109 US Counties Have Become Majority Non-White Since 2000, Analysis Finds

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by Jason Hopkins

 

Over 100 U.S. counties have become majority non-white in the past two decades, an analysis found and revealed rapid demographic changes taking place.

From 2000 to 2018, 109 counties in 22 different states have shifted from majority white to majority non-white, according to a Pew Research Center analysis released Wednesday. Pew used data from the U.S. Census Bureau and examined all counties with a minimum population of 10,000 in 2018, which account for 99% of the country’s population.

The number of non-white counties in 2018 grew to 293 — these are counties where the non-Hispanic white population has fallen below 50%. Most non-white counties are situated in California, the East Coast and the South, with only a few within the interior of the U.S. Non-white majorities are concentrated in the country’s most densely populated counties, making up 21 of the 25 highest populated counties.

Pew noted several majority white counties that are likely to flip in the near future. Pima County, Arizona; Fairfax County, Virginia; Milwaukee County, Wisconsin; and Cobb County, Georgia, all carried significant populations that were below 52% white in 2018.

Pew attributed the demographic changes to rising Hispanic, black and Asian populations, while in many regions the white populations had flattened or declined. Many counties in California saw significant Hispanic population growth, while the South witnessed rising black populations — many of them relocating to cities like Atlanta from other parts of the country.

Of the 109 counties that flipped from majority white to majority non-white, 26 counties were at least 60% white in 2000, indicating significant demographic shifts in the 18 years the study covered. Georgia stood out as one of the states with the most wild shifts. Rockdale County, Georgia, for example, experienced the largest swing — its 67% white population in 2000 plummeted to 36% by 2018.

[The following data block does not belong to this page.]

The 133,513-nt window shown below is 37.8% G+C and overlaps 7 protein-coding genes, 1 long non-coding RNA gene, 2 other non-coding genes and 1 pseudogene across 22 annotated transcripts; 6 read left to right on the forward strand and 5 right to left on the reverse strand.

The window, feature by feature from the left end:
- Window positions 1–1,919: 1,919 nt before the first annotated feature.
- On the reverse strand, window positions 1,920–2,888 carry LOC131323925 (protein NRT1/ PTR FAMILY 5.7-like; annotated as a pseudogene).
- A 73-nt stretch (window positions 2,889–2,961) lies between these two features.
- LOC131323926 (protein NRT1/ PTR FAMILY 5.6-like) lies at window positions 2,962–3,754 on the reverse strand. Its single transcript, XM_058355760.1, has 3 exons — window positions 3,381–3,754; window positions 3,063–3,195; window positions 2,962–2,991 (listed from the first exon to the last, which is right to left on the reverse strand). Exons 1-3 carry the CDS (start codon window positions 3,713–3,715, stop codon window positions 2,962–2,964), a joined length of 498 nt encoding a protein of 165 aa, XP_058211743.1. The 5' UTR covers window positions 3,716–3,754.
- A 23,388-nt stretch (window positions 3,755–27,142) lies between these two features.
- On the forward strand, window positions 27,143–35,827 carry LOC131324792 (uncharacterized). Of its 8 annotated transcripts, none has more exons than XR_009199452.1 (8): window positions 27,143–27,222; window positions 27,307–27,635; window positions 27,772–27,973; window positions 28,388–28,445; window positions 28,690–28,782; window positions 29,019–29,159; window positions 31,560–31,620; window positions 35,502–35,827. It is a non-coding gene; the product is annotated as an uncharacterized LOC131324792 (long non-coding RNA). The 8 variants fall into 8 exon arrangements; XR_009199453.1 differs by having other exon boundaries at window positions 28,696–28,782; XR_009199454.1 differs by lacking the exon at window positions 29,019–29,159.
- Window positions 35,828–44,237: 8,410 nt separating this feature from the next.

Two counties shifted from minority white to majority white between 2000 and 2018: West Feliciana Parish in Louisiana and Calhoun County in South Carolina.

“As the nation’s racial and ethnic diversity grows, whites remain the single largest racial or ethnic group in the U.S. when looking at the country as a whole, accounting for 60% of all Americans,” Pew noted. “The future racial and ethnic composition of the U.S. has been a subject of debate, due in part to the growing number of Americans with varied backgrounds — and how these Americans identify themselves.”

The share of the country’s white population has been declining for years. Most studies predict the entire U.S. will become majority non-white by 2045. Non-white people make up a majority of four states: California, Texas, New Mexico and Hawaii. The country’s entire under-18 population will become majority non-white by 2020, according to a demographer with the Brookings Institution.

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Jason Hopkins is a reporter for the Daily Caller News Foundation. 

 

 

 


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One Thought to “109 US Counties Have Become Majority Non-White Since 2000, Analysis Finds”

  1. M. Flatt

    Not buying it. Nope.
    According to the census held in 2010, the percentage of Americans that self-identified as “White, Non-Hispanic” was 72.4%. while “Black” and “Hispanic” both were roughly 12.4%, EACH.
    “Experts” have been sounding the alarm about “whites becoming a minority” since the beginning of the 20th century, and possibly before that. I have discovered one of the main reasons it hasn’t happened yet is “The right of a woman to have an abortion” is exercised quite a bit by “black” women. Another reason may be the alarming number of ‘boys searching for their manhood down the barrel of a gun.” By the way, most of the “mixed race” kids are being born to “white” mothers. The hand the rocks the cradle is the one that shapes the identity (and rules the world).

    The conclusion made regarding Georgia is pretty much true most places. The shifts in demographics is mostly due to migration. We have a tendency to settle down near people like ourselves, which is why so many “community schools” end up looking like the segregated schools of the early 20th century. The communities around those schools are self-segregated. There was the concept of “White Flight” suggested in the 1970’s, a trend of white folks moving out of the cities into the suburbs and bedroom communities outside the central county. That option is also available, and often used by, Middle Class blacks, who typically don’t act like the victimized blacks of the “inner city”.

    This is the reason we need to keep the Electoral College. We don’t need the country to be run by the mob tactics that are used to shove around leaders in the cities.

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